The terms, however, really apply to all men. Mankind, generally, has labored and become heavy laden in the search for truth. Zophar rhetorically asked of Job, “Can you search out the deep things of God? Can you find out the limits of the Almighty?” (Job 11:7). Jeremiah speaks of the vanity of seeking God on one’s own terms. “O, Lord, I know the way of man is not in himself; It is not in man who walks to direct his own steps.” (Jer. 10:23).

Jesus, in keeping with the Father’s plan of salvation, proclaims himself to be the only true revelation of God and the exclusive path to Him. He declares to Thomas: “I am the way, the truth, and the life. No one comes to the Father except through me” (John 14:6). Finally, the burden of seeking (but being unable to find) the eternal truth of salvation has been lifted, for we find it through Jesus Christ.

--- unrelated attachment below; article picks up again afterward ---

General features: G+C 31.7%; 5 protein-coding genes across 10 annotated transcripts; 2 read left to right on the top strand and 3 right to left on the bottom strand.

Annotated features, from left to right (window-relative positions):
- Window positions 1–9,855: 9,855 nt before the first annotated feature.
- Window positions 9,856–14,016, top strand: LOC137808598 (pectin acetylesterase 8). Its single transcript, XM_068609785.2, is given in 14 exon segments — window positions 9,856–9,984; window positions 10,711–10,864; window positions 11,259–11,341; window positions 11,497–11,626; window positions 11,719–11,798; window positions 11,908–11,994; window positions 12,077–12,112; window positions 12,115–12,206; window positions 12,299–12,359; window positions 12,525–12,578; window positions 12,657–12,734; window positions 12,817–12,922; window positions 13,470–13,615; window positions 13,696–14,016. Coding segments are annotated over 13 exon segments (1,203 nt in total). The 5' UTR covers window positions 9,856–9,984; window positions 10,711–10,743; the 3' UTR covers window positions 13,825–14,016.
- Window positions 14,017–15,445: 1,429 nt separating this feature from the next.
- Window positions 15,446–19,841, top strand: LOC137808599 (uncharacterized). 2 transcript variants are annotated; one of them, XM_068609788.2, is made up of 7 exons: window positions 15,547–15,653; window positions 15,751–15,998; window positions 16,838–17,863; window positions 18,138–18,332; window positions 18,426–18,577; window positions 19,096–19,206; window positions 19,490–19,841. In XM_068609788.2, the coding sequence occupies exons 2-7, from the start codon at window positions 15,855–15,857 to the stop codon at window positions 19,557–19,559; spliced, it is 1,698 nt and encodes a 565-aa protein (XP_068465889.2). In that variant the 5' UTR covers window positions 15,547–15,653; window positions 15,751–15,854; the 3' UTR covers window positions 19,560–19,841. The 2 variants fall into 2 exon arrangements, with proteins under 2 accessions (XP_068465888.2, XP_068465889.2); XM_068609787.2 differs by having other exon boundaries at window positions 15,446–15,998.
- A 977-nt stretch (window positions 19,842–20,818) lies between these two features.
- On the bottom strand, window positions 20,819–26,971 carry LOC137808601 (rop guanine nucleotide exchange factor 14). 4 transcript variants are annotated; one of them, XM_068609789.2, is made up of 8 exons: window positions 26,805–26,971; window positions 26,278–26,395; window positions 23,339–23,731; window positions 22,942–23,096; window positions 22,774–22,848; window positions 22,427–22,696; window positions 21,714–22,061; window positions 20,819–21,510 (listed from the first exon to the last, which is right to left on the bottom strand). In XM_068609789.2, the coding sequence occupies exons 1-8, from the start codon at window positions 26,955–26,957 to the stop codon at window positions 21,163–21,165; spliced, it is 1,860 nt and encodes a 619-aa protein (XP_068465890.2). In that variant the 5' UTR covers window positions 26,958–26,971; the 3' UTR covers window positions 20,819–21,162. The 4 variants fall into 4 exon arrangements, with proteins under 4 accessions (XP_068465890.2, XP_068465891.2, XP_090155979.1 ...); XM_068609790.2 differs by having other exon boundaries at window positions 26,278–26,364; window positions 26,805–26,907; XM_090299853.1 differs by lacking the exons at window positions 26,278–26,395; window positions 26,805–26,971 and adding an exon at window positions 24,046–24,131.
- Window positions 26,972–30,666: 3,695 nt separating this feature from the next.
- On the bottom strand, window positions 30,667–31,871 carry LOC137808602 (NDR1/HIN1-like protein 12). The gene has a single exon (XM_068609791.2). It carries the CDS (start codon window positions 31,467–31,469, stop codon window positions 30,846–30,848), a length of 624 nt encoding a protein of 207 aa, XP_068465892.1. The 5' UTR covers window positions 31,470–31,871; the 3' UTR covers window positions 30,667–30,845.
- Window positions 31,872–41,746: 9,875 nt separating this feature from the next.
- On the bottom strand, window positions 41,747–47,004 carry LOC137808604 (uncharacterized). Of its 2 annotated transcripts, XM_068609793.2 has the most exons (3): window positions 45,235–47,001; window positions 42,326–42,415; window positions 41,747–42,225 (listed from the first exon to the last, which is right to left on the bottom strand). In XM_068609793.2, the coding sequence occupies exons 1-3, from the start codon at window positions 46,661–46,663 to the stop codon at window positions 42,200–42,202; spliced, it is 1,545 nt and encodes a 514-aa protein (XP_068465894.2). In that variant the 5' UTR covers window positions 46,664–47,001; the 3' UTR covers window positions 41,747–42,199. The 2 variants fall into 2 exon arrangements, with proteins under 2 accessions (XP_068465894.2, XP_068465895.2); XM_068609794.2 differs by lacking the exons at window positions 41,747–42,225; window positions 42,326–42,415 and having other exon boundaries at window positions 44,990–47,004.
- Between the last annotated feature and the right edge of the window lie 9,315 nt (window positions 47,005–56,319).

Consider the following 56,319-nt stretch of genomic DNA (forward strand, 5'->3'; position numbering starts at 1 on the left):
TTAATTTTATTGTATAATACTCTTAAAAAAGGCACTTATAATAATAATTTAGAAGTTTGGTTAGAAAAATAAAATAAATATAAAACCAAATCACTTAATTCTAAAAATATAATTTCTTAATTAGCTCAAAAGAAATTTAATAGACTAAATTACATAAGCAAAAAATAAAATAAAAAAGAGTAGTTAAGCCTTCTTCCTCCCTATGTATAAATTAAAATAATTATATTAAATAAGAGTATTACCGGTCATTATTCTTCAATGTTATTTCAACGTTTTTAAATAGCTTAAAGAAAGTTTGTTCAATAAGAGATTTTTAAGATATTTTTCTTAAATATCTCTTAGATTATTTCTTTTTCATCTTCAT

My Yoke is Easy and My Burden is Light

Jesus now speaks of his yoke and his burden. They are described as being easy and light. Truly, the burden of obedience has thus been made lighter in that we now know in whom we have believed (2 Tim 1:12), i.e. Christ Jesus. It is only through Christ that our search for and obedience to the truth produces the desired result of salvation. The burden, however, has not been completely eliminated. Even though Jesus equates the Christian life with spiritual rest, he still proclaims that we must wear a yoke and bear a burden.

Traditionally, a yoke was seen as an emblem of oppression, possibly of slavery. The Jews used the term yoke for entering into submission to something. They spoke of the yoke of the law, the yoke of commandments, the yoke of the kingdom, the yoke of God, etc. The imagery of the yoke in Matthew 11: 28-30, however, is borrowed from the plowing of fields and is presented here as an aid in our spiritual struggle rather than a hindrance.